Jamaica is working to turn its explosive post-pandemic visitor growth into future tourism success through the expansion of its tourism infrastructure, government and tourism officials said.
At the same time, Jamaican authorities are continuing expansion plans at each of its three international airports while planning to introduce thousands of new hotel rooms over the next decade.
Speaking at the Jamaica Product Exchange (JAPEX) conference last week in Montego Bay, White described 2023 as a “fantastic” year for Jamaican tourism.
“Visitors are staying a little longer in the destination and also spending more,” White said. “Visitor spending is approximately $183 per night per visitor to the destination. For 2023, we forecast 3.88 million visitors, with an estimated spend of $4.2 billion in the destination.
The total visitor numbers for 2023 are a testament to Jamaica’s measured approach to post-pandemic travel recovery and its strong appeal among travelers, said Edmund Bartlett, Jamaica’s Minister of Tourism.
“We were at zero in terms of economic activity,” after the outbreak, Bartlett said. “We went from there to today, where visitors are at 5% compared to 2019, which was our best year in terms of visitor arrivals. »
The Jamaican government is implementing a series of initiatives to increase tourism growth, including improving transportation.
“We’re looking to improve our road infrastructure and expand our road network to facilitate (visitors’) ability to travel around the island,” White said.
“We are about to open the highway expansion from May Pen in the central part of the island to Mandeville, which will then open up the south coast,” he said.
Additionally, “there is a plan to bypass downtown Montego Bay to facilitate crossing to Montego Bay by building highways around the major population centers in the Hip Strip area,” White said.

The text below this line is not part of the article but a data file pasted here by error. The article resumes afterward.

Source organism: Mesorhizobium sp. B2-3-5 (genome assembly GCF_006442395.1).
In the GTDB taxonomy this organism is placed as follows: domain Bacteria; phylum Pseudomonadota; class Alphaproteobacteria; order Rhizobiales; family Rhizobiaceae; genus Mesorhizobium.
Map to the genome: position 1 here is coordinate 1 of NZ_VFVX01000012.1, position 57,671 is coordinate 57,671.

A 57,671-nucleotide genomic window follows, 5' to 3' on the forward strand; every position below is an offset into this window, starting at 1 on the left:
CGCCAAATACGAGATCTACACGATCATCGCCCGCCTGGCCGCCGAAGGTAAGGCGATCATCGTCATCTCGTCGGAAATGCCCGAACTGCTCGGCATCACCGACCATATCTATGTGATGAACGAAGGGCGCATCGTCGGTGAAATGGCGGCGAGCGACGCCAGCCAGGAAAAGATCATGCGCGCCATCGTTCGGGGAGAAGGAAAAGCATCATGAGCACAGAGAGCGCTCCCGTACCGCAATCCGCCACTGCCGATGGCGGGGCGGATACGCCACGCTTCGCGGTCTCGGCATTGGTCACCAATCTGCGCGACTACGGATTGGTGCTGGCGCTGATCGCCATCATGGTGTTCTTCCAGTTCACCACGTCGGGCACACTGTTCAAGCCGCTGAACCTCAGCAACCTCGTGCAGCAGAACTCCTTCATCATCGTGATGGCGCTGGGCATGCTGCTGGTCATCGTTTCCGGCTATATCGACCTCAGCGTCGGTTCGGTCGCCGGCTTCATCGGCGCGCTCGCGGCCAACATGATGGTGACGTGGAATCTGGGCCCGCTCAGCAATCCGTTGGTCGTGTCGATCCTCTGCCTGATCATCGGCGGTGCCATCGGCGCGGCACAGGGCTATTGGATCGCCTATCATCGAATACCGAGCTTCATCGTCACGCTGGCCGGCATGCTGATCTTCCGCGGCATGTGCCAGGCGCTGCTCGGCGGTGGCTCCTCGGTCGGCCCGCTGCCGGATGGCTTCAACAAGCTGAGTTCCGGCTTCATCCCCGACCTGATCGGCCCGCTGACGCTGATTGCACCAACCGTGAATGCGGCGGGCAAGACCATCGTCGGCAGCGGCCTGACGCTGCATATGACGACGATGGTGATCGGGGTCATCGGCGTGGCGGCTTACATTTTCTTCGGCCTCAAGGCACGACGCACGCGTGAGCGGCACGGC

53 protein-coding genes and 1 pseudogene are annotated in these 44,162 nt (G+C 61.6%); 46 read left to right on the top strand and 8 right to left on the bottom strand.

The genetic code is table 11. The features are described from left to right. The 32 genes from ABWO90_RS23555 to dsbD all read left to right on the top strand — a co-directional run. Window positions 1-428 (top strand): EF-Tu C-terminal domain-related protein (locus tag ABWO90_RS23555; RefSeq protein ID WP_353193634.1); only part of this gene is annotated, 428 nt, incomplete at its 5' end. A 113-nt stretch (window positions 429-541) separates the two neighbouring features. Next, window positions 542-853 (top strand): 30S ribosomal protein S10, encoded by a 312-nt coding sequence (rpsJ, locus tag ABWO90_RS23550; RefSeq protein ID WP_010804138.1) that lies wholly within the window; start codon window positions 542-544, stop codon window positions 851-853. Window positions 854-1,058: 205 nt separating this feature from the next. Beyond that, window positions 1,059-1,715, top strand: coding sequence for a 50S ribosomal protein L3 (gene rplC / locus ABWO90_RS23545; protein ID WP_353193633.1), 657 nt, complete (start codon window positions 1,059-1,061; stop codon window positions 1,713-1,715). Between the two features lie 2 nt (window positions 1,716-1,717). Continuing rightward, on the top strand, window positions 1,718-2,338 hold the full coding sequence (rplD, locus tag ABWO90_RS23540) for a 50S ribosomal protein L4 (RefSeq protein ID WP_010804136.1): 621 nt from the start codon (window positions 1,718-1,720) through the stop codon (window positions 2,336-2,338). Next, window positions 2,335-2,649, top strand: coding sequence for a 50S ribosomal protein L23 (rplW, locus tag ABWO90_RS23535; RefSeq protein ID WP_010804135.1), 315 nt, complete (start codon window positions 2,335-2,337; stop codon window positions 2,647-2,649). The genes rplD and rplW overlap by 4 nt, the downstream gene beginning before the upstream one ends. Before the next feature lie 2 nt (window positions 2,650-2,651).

Meanwhile, work continues on the previously announced $160 million Sangster International Airport expansion. After completely renovating the departure lounge, the next phase of the expansion will be the arrivals area, where the outdated airport struggled during the recent travel boom.
“It’s been a little painful for us, I won’t mince words,” White said. “But we are committed to improving and changing every passenger’s experience upon arrival, from the side of the plane to the curb.”
Recent airport efficiency improvements include new digital immigration and customs forms, which travelers are encouraged to complete before arrival. “This is just one of the steps we need to take to refine the process to make it transparent,” White said.
Expansion and improvement projects are also underway at Norman Manley International Airport in Kingston and Ian Fleming International Airport in the Boscobel district.
White said this latest project “will improve access to the Ocho Rios and Portland portions of the destination” and to luxury resorts located in the surrounding St. Mary Parish.
Jamaica’s air capacity in the fall will total more than 890,000 seats, according to data from the Jamaican Ministry of Tourism, an increase of 19 percent compared to the same period in 2022 and an increase of 18 percent compared to to 2019 before the pandemic.
White said increased flight schedules from American Airlines, United Airlines and Southwest Airlines are primarily responsible for the increase.
Jamaica will add new airlines in the final months of 2023, with new southwest flights from Kansas City starting in November and new United service from Denver.
Jamaica is also in the midst of a major wave of hotel development. Even at the height of the pandemic, investors “were still interested in Jamaica,” Bartlett said.
“So we are now on track to build 20,000 new rooms in Jamaica over the next 10 to 15 years. In 2024, we will bring more than 2,000 new hotel rooms to Jamaica.
The 352-room Hideaway at Royalton Blue Waters is expected to be completed this November. The first 1,000 rooms of the 2,000-room Princess Hamilton in Hanover will arrive in February 2024,” Bartlett said.
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